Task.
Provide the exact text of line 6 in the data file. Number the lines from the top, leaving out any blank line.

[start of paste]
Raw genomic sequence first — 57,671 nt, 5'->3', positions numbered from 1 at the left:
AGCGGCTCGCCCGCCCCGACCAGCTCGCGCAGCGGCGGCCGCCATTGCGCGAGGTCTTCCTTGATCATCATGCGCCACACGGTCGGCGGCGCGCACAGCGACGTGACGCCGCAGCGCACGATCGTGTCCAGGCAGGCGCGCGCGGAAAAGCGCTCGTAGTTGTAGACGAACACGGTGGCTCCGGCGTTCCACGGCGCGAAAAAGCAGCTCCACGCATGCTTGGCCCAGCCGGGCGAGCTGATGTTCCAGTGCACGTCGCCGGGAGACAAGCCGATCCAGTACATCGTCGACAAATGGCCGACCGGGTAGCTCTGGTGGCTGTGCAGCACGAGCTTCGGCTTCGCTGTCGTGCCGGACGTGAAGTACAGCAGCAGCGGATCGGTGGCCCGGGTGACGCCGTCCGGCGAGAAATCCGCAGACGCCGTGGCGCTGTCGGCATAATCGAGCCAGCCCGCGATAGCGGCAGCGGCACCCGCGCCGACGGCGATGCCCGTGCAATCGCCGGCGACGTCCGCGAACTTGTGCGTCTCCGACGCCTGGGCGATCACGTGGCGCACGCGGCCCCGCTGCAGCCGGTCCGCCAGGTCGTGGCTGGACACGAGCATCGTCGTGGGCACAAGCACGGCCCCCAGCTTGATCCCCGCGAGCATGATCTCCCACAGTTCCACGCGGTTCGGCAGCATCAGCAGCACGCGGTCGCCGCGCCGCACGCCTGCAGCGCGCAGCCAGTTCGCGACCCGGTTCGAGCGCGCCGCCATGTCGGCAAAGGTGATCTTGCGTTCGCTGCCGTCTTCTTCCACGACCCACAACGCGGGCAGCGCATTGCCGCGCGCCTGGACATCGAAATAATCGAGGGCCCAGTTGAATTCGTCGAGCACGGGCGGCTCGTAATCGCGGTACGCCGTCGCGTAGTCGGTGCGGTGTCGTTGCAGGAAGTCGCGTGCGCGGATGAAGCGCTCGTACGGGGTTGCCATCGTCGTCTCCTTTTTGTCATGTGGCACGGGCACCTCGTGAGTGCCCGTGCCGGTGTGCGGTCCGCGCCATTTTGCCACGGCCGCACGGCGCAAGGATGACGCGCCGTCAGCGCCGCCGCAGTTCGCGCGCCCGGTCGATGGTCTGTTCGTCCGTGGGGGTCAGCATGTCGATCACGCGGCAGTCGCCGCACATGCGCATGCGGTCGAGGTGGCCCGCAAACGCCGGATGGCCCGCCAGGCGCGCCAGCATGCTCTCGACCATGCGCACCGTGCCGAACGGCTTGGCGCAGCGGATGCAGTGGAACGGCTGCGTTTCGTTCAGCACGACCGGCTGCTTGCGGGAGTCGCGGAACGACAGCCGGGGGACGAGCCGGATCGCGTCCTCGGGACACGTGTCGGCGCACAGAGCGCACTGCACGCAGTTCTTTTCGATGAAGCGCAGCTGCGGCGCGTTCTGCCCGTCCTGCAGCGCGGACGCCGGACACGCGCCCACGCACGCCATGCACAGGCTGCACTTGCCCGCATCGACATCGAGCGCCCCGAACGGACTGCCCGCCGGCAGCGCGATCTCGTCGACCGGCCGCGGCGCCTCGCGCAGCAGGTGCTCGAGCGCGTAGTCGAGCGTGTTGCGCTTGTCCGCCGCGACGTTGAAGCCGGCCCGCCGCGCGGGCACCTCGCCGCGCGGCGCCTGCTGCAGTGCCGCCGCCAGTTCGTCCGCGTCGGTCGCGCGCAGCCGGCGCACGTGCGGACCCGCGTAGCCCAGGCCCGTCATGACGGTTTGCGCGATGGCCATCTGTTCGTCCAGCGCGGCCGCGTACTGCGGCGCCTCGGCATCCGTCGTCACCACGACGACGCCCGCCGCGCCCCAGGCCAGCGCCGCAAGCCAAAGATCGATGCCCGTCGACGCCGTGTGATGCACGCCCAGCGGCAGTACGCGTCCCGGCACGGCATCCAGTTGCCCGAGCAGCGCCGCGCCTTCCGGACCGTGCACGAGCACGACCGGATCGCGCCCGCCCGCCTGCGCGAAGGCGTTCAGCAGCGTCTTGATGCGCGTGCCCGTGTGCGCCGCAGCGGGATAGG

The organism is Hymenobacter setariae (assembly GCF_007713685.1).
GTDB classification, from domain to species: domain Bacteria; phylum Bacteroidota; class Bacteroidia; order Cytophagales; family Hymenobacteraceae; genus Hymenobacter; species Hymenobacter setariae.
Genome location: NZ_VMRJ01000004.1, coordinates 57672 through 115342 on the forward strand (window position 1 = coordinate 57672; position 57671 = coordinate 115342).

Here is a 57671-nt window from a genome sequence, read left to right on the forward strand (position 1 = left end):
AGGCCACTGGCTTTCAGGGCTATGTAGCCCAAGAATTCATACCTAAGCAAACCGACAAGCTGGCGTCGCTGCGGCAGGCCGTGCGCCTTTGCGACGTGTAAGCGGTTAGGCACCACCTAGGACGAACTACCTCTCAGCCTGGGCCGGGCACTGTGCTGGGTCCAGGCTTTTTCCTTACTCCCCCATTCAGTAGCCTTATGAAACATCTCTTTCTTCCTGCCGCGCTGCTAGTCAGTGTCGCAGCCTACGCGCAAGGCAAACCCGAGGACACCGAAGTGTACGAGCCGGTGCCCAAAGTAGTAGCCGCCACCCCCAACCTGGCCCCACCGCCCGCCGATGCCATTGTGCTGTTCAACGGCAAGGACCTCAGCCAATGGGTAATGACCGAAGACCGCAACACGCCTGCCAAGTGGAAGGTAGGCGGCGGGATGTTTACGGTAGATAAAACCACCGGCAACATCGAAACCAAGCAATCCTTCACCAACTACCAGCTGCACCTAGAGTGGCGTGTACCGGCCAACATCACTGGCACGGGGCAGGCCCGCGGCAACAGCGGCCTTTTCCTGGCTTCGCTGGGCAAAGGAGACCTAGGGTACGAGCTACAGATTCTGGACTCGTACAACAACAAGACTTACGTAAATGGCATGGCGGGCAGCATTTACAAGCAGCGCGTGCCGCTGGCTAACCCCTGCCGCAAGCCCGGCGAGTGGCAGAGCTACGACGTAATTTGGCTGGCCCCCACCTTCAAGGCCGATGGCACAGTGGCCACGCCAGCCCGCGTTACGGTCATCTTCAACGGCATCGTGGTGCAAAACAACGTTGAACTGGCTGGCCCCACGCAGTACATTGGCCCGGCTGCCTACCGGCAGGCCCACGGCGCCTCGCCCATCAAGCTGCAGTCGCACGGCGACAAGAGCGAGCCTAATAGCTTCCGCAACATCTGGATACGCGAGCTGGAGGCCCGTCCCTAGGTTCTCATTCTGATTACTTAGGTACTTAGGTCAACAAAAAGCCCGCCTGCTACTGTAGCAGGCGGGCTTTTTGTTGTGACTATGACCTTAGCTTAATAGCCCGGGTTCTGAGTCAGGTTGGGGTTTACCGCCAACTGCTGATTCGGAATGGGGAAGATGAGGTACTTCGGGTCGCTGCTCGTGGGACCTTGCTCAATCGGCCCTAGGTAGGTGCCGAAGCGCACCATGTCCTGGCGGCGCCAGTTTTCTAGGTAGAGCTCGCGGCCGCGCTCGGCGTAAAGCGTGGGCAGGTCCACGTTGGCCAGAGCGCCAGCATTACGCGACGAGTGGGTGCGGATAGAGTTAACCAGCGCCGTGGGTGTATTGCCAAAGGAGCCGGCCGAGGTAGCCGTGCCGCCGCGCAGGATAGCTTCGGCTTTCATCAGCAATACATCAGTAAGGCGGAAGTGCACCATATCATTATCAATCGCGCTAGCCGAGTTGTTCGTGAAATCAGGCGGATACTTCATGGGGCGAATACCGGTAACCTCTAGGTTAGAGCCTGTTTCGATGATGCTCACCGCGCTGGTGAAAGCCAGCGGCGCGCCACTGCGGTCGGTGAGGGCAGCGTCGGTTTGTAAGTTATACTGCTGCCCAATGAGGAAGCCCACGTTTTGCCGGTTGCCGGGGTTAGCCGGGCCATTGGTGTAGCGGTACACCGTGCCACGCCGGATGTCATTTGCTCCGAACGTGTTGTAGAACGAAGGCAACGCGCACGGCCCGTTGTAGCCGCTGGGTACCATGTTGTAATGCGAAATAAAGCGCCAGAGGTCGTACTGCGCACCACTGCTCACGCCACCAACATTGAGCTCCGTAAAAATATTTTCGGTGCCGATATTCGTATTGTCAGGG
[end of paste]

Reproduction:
Here is a 57671-nt window from a genome sequence, read left to right on the forward strand (position 1 = left end):